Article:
image

Series = new ISeries[]
{
    new ColumnSeries<int>
    {
        Values = new [] { 4, 4, 7, 2, 8 },
        MaxBarWidth = 10 // mark
    }
};

But now lets use double.MaxValue to see the difference.

image

Series = new ISeries[]
{
    new ColumnSeries<int>
    {
        Values = new [] { 4, 4, 7, 2, 8 },
        MaxBarWidth = double.MaxValue // mark
    }
};

Finally we could aso set the padding to 0.

image

Series = new ISeries[]
{
    new ColumnSeries<int>
    {
        Values = new [] { 4, 4, 7, 2, 8 },
        MaxBarWidth = double.MaxValue,
        GroupPadding = 0 // mark
    }
};

GroupPadding property

this section uses the ColumnSeries class, but it works the same for the StackedColumnSeries.

Defines the distance between every group of columns in the plot, a group of columns is all the column that share the same secondary value coordinate, in the following image there are 5 groups of columns, the first one the columns that share the 0 coordinate, the second one shares the 1, the third group shares the 2 coordinate, the forth group shares the 3 coordinate, finally the fifth group shares the 4 coordinate.

image

Series = new ISeries[]
{
    new ColumnSeries<int>
    {
        Values = new [] { 4, 4, 7, 2, 8 },
        GroupPadding = 50 // mark
    },
    new ColumnSeries<int>
    {
        Values = new [] { 2, 3,1, 4, 6 },
        GroupPadding = 50 // mark
    },
    new ColumnSeries<int>
    {
        Values = new [] { 6, 3, 6, 9, 4 },
        GroupPadding = 50 // mark
    }
};

Plotting custom types

this sample uses the ColumnSeries class, notice StackedLColumnSeries inherits from ColumnSeries, this sample also applies for the StackedColumnSeries class.

You can teach LiveCharts to plot anything, imagine the case where we have an array of the City class defined bellow:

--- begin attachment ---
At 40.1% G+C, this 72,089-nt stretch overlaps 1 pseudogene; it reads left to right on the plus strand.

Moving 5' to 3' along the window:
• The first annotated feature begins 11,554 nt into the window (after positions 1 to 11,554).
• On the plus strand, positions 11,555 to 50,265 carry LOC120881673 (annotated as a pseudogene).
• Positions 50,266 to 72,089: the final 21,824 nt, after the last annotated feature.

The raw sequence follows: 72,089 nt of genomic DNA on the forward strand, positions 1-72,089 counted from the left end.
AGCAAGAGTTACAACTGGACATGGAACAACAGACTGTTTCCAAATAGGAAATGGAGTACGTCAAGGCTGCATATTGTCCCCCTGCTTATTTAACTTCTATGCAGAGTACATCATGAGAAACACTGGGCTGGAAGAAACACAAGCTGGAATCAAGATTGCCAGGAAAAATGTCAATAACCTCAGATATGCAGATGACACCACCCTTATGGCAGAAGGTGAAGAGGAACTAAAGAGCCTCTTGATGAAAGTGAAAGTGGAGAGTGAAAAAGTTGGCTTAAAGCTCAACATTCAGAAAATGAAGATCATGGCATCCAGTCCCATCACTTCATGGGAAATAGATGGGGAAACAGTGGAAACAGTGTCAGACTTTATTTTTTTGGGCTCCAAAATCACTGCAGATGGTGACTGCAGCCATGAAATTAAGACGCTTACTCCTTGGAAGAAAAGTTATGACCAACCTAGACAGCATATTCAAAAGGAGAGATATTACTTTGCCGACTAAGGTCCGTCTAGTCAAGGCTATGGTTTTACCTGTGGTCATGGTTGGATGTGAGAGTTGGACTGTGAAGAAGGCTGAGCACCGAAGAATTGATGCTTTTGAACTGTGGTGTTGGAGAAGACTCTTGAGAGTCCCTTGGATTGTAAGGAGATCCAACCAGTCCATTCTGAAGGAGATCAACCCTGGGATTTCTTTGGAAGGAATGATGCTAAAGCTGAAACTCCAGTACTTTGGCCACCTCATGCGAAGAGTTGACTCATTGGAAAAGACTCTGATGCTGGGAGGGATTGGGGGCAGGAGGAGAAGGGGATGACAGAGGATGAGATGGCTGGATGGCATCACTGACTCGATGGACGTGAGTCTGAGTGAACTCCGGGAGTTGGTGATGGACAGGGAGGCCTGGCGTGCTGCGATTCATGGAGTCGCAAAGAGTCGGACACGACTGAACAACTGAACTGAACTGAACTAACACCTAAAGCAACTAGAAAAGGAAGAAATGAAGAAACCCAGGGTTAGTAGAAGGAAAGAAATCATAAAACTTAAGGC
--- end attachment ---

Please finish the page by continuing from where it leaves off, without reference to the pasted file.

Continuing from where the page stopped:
public class City
{
    public string Name { get; set; }
    public double Population { get; set; }
    public double LandArea { get; set; }
}

You can register this type globally, this means that every time LiveCharts finds a City instance in a chart it will use the mapper we registered, global mappers are unique for a type, if you need to plot multiple properties then you should use local mappers.

// Ideally you should call this when your application starts
// If you need help to decide where to add this code
// please see the installation guide in this docs.

// in this case we have an array of the City class
// we need to compare the Population property of every city in our array

LiveCharts.Configure(config =>
    config
        .HasMap<City>((city, point) =>
        {
            // in this lambda function we take an instance of the City class (see city parameter)
            // and the point in the chart for that instance (see point parameter)
            // LiveCharts will call this method for every instance of our City class array,
            // now we need to populate the point coordinates from our City instance to our point

            // in this case we will use the Population property as our primary value (normally the Y coordinate)
            point.PrimaryValue = (float)city.Population;

            // then the secondary value (normally the X coordinate)
            // will be the index of city in our cities array
            point.SecondaryValue = point.Context.Index;

            // but you can use another property of the city class as the X coordinate
            // for example lets use the LandArea property to create a plot that compares
            // Population and LandArea in chart:

            // point.SecondaryValue = (float)city.LandArea;
        })
        .HasMap<Foo>(...) // you can register more types here using our fluent syntax
        .HasMap<Bar>(...)
    );

Now we are ready to plot cities all over our application:

Series = new[]
{
    new ColumnSeries<City>
    {
        Name = "Population",
        TooltipLabelFormatter = point => $"{point.Model.Name} {point.PrimaryValue:N2}M",